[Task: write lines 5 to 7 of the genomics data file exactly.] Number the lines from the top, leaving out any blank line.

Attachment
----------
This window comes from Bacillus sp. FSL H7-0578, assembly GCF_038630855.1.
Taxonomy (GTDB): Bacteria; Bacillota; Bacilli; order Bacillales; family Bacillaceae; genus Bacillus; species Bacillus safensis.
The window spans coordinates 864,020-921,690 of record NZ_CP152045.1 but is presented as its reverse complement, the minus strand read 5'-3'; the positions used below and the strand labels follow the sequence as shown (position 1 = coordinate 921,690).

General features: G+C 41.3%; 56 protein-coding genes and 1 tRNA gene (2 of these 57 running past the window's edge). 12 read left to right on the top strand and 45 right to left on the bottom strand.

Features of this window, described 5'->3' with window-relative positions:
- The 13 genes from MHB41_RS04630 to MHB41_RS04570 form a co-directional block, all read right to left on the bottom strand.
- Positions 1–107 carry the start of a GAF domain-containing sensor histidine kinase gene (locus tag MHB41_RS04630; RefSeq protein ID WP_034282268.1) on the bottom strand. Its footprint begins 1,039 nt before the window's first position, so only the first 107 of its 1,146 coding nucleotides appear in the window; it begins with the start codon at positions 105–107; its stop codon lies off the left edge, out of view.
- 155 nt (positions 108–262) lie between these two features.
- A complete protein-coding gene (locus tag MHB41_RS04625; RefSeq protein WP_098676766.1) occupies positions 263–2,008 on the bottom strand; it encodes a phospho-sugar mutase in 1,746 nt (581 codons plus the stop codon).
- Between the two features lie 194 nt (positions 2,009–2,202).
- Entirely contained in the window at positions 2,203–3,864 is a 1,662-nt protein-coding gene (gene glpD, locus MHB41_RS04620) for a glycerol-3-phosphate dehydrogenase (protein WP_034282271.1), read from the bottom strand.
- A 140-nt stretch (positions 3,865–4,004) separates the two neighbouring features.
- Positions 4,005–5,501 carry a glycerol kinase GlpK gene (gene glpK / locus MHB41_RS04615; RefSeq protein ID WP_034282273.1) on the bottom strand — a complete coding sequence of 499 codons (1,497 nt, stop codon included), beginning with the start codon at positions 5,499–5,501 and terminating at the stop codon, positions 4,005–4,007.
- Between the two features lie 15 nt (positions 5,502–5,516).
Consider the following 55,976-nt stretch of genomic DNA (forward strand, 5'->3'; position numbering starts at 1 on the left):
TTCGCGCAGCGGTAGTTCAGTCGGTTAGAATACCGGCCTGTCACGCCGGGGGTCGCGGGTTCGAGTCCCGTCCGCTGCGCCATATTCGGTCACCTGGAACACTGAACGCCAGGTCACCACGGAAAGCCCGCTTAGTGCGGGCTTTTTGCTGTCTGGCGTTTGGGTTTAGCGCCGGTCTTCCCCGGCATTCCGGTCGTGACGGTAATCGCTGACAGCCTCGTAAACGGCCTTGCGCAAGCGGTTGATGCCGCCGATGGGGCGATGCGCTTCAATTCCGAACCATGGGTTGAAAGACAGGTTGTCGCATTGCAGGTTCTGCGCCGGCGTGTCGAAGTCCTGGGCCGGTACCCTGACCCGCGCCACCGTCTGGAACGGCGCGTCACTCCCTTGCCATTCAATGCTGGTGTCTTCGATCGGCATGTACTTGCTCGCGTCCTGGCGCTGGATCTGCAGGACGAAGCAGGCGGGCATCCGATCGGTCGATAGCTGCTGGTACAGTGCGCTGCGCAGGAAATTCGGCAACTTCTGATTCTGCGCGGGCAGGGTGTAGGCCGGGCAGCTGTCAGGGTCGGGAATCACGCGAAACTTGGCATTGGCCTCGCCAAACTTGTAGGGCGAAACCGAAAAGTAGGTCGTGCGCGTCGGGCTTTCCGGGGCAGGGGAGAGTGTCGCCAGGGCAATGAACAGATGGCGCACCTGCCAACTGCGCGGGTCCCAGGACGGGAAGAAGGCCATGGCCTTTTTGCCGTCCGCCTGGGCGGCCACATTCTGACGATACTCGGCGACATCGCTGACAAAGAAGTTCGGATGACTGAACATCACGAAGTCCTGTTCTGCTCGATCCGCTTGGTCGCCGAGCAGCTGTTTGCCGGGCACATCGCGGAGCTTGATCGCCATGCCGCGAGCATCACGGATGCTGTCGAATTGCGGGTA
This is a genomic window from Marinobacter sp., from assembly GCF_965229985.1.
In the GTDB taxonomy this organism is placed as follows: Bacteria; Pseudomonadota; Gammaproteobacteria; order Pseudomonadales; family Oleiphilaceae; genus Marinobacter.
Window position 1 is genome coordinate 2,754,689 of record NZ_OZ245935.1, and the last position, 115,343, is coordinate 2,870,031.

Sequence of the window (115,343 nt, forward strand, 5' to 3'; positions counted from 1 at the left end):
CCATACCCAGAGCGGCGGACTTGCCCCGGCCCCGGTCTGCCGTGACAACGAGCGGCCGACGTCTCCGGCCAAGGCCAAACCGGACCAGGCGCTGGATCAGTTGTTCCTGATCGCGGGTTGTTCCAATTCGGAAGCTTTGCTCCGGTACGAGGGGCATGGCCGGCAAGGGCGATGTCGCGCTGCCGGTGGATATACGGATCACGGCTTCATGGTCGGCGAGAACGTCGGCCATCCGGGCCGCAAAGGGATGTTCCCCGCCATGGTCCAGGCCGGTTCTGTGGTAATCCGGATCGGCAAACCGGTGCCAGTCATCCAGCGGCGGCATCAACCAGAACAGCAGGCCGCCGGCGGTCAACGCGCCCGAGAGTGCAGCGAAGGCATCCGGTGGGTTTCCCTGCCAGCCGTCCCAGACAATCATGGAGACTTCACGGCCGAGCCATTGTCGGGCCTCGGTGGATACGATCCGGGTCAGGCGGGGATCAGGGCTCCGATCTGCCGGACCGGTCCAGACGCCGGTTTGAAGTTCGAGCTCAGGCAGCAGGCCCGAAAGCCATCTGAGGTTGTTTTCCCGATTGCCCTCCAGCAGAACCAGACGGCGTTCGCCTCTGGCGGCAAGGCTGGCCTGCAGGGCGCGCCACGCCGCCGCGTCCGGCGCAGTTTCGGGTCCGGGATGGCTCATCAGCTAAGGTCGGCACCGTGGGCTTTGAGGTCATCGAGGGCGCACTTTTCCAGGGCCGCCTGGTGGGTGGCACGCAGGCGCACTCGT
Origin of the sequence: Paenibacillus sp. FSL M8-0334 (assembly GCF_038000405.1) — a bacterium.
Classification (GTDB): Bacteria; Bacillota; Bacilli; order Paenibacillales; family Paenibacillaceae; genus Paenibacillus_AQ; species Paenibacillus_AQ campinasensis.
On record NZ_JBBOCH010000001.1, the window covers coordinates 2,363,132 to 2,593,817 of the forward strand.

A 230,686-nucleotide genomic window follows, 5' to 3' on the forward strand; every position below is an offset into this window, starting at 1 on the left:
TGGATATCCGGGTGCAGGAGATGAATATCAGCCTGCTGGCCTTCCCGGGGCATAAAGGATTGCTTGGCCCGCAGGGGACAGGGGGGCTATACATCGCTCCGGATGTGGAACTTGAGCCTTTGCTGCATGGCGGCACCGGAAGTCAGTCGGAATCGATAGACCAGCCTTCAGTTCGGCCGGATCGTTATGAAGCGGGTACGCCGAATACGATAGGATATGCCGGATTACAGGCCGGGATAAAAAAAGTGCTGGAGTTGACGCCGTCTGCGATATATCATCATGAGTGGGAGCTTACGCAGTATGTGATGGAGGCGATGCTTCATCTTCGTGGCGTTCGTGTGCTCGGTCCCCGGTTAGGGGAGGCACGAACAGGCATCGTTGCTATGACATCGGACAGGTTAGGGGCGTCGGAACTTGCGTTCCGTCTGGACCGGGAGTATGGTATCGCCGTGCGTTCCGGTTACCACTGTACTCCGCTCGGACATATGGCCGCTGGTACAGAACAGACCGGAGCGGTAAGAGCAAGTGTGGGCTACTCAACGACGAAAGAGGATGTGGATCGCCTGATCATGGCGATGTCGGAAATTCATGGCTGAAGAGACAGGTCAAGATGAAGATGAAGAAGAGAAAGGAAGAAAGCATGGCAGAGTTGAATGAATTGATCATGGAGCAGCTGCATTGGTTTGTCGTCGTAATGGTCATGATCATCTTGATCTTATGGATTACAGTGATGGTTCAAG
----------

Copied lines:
Features of this window, described 5'->3' with window-relative positions:
- The 13 genes from MHB41_RS04630 to MHB41_RS04570 form a co-directional block, all read right to left on the bottom strand.
- Positions 1–107 carry the start of a GAF domain-containing sensor histidine kinase gene (locus tag MHB41_RS04630; RefSeq protein ID WP_034282268.1) on the bottom strand. Its footprint begins 1,039 nt before the window's first position, so only the first 107 of its 1,146 coding nucleotides appear in the window; it begins with the start codon at positions 105–107; its stop codon lies off the left edge, out of view.